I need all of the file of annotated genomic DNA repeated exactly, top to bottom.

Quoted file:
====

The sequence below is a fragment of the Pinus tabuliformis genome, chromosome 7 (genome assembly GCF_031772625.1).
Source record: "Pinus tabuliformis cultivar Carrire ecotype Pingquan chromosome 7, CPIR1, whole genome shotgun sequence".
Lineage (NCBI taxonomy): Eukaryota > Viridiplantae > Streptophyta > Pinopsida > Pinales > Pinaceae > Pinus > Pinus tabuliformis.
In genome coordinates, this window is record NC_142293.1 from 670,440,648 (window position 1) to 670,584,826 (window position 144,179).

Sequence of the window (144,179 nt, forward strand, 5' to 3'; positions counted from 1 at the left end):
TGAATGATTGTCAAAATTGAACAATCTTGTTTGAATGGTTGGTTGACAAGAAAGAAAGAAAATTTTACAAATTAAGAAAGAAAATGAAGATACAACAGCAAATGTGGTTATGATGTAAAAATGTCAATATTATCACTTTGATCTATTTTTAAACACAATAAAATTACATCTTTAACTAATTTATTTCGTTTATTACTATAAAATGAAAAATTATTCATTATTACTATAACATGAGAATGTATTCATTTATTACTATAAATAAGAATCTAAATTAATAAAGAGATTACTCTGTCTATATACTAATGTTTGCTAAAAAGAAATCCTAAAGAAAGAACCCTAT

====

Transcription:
The sequence below is a fragment of the Pinus tabuliformis genome, chromosome 7 (genome assembly GCF_031772625.1).
Source record: "Pinus tabuliformis cultivar Carrire ecotype Pingquan chromosome 7, CPIR1, whole genome shotgun sequence".
Lineage (NCBI taxonomy): Eukaryota > Viridiplantae > Streptophyta > Pinopsida > Pinales > Pinaceae > Pinus > Pinus tabuliformis.
In genome coordinates, this window is record NC_142293.1 from 670,440,648 (window position 1) to 670,584,826 (window position 144,179).

Sequence of the window (144,179 nt, forward strand, 5' to 3'; positions counted from 1 at the left end):
TGAATGATTGTCAAAATTGAACAATCTTGTTTGAATGGTTGGTTGACAAGAAAGAAAGAAAATTTTACAAATTAAGAAAGAAAATGAAGATACAACAGCAAATGTGGTTATGATGTAAAAATGTCAATATTATCACTTTGATCTATTTTTAAACACAATAAAATTACATCTTTAACTAATTTATTTCGTTTATTACTATAAAATGAAAAATTATTCATTATTACTATAACATGAGAATGTATTCATTTATTACTATAAATAAGAATCTAAATTAATAAAGAGATTACTCTGTCTATATACTAATGTTTGCTAAAAAGAAATCCTAAAGAAAGAACCCTAT